Python Garbage Collection

The standard Python interpreter (CPython) uses two garbage collectors at once:

  • reference counting
  • generational garbage collection

Reference counting is very simple and efficient, but it has one big drawback - it does not know how to detect circular references. Because of this there is an additional collector in Python called generational GC which monitors objects with potential circular references.

In Python reference counting collector is fundamental and cannot be disabled whereas GC is optional and can be disabled. GC does not work in real time and runs periodically.

Reference counting

When you create an object in Python, the underlying C object has both a Python type (ex. list, dict or function) and a reference count. Python object’s reference count is incremented if the object is referenced and it is decremented when an object is dereferenced. If an object’s reference count is 0, the memory for the object is deallocated.

Ways to increase the reference count for an object

  • assign an object to a variable
  • add an object to a data structure ex. adding to a list or as a property on a class instance
  • pass an object as an argument to the function - in Python concept of passing by assignment is used when function is called. Each argument is assigned to a variable in the function scope which points to the same object as the variable that was passed in.

You can use the sys module from the Python standard library to check reference counts for a particular object.

import sys
a = "my string"
sys.getrefcount(a) #gives 2

There are two references of our variable a. One is from creating the variable. The second is when we pass the variable a to the sys.getrefcount() function. Adding the variable to a data structure ex. list/dictionary etc, will increase reference count.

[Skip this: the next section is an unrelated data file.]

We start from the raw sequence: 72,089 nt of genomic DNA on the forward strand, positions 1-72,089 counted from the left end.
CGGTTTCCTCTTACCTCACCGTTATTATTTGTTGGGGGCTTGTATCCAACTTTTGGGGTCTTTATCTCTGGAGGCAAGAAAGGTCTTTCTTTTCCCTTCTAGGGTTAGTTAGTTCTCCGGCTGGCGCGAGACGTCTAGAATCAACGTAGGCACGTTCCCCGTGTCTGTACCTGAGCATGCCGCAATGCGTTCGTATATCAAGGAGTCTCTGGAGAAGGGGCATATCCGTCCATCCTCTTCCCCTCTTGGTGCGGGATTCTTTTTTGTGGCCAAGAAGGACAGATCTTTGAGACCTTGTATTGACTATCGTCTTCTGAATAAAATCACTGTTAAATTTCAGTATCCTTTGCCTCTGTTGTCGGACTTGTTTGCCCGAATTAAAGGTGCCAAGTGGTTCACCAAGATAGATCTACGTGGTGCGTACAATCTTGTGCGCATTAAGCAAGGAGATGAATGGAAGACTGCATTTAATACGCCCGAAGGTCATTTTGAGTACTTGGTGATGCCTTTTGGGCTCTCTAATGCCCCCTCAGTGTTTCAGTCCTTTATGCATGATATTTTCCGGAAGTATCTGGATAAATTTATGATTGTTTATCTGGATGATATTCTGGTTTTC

Generational garbage collection

class MyClass(object):
a = MyClass()
a.obj = a
del a

By deleting the instance, it’s no longer accessible in our program, but Python didn’t destroy the instance from memory. The instance doesn’t have a reference count of zero because it has a reference to itself. We call this type of problem a circular reference and you can’t solve it by reference counting. The gc exists only to detect and free circular references.

The garbage collector divides all objects into 3 generations. New objects are included in the first generation. If the new object survives the garbage collection process, then it is moved to the next generation. The higher the generation, the less often it is scanned for garbage. GC detects and breaks circular references by identifying unreachable objects through a process known as mark and sweep.

The mark and sweep algorithm works in two phases. In the mark phase, it traverses the object graph starting from the root objects and marks all the reachable objects. In the sweep phase, it deallocates the memory of the unmarked objects.

Each generation has:

  • special counter - stores the number of allocations minus the number of deallocations
  • threshold for number of objects - if the number of objects exceeds that threshold, the garbage collector will trigger a collection process

You may change the behavior of the generational garbage collector in your Python program. This includes changing the thresholds for triggering a garbage collection process. Additionally, you can manually trigger a garbage collection process or disable the garbage collection process altogether.

Python 3.12 introduces a new concept called immortal objects that their reference count doesn’t change. Python interpreter can now skip reference counting for some objects that live until the Python process terminates ex for None  True and False.